Prognosis for wind energy is very good
By Roddy Scheer and Doug Moss / Earth Talk
Hydroelectric sources of power dwarf other forms of renewable energy, but wind power has been a dominant second for years, and continues to show “hockey stick” growth moving forward. According to the Global Wind Energy Council (GWEC), global cumulative installed wind capacity—the total amount of wind power available—has grown fifty-fold in less than two decades, from just 6,100 megawatts (MW) in 1996 to 318,137 MW in 2013.
And the future looks brighter still. Analysts from Bloomberg New Energy Finance (BNEF) predict that wind will account for the largest share—30 percent—of new renewables added to the global power grid by 2030. That new renewables are expected to account for as much as 70 percent of all new power sources over the next 20 years means that wind is poised to become a major player on the global energy scene.
Here in the U.S., energy generated by domestic wind farms has nearly tripled in just the past four years, despite a brief hiccup due to a lapse in the Production Tax Credit, a renewable energy production incentive that effectively subsidizes the creation of more wind farms. But even despite this, wind represented about a third of all new power added to the U.S. grid over the past five years. The Natural Resources Defense Council (NRDC), a leading environmental non-profit and wind power advocate, forecasts that the U.S. will derive some 20 percent of its total electricity production from wind by 2030.
“The U.S. industry has many reasons for favorable long-term prospects,” reports the American Wind Energy Association (AWEA), a non-profit trade group representing the wind industry. “In addition to the record activity at the end of 2013, wind energy helped keep the lights on and insulate against temporary price spikes during the recent ‘polar vortex’ cold weather snap, demonstrating the value of wind power in a balanced energy portfolio.”
AWEA also points out recent reports showing how incorporation of wind energy lowers costs for electric consumers. “And critical to some parts of the country facing continuing drought, wind energy uses no water in its production, as well as releasing no emissions,” adds the group.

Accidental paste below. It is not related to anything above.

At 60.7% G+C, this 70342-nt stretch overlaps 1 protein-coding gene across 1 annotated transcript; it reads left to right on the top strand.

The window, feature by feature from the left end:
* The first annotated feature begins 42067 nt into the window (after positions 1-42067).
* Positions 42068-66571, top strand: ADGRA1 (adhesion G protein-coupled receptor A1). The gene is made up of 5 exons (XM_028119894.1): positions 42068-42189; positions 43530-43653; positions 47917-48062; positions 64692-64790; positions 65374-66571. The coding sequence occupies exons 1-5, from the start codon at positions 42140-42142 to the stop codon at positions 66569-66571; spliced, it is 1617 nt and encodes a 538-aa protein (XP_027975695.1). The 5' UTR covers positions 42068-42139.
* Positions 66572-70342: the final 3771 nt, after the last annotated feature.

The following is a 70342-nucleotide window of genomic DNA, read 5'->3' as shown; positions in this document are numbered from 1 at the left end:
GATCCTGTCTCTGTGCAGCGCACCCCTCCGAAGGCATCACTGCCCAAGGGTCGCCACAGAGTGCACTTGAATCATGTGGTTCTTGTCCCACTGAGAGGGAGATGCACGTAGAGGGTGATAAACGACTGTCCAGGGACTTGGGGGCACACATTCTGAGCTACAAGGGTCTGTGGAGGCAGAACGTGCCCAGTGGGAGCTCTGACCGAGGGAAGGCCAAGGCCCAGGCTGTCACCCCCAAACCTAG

The fact that wind energy in the U.S. avoids some 100 million tons of carbon dioxide emissions annually is also good news. AWEA adds that that number will grow as wind energy scales up to 20 percent of the grid and beyond “making the addition of more wind power one of the fastest, cheapest, and largest-scale ways for states to meet the Administration’s new goals for reducing carbon pollution from power plants.”
While wind continues to grow fast, solar may finally be catching up. According to BNEF, some 36.7 gigawatts (GW) of new solar photovoltaic capacity were added worldwide in 2013 compared with 35.5 GW worth of new wind power installations. BNEF adds that global demand for wind turbines may actually shrink in 2014 (by five percent), representing the first such decline since 2004. But Justin Wu, head of wind analysis for BNEF, says it’s just a temporary blip: “Falling technology costs, new markets and the growth of the offshore industry will ensure wind remains a leading renewable energy technology.”
(CONTACTS: BNEF, about.bnef.com; NRDC, www.nrdc.org; AWEA, www.awea.org)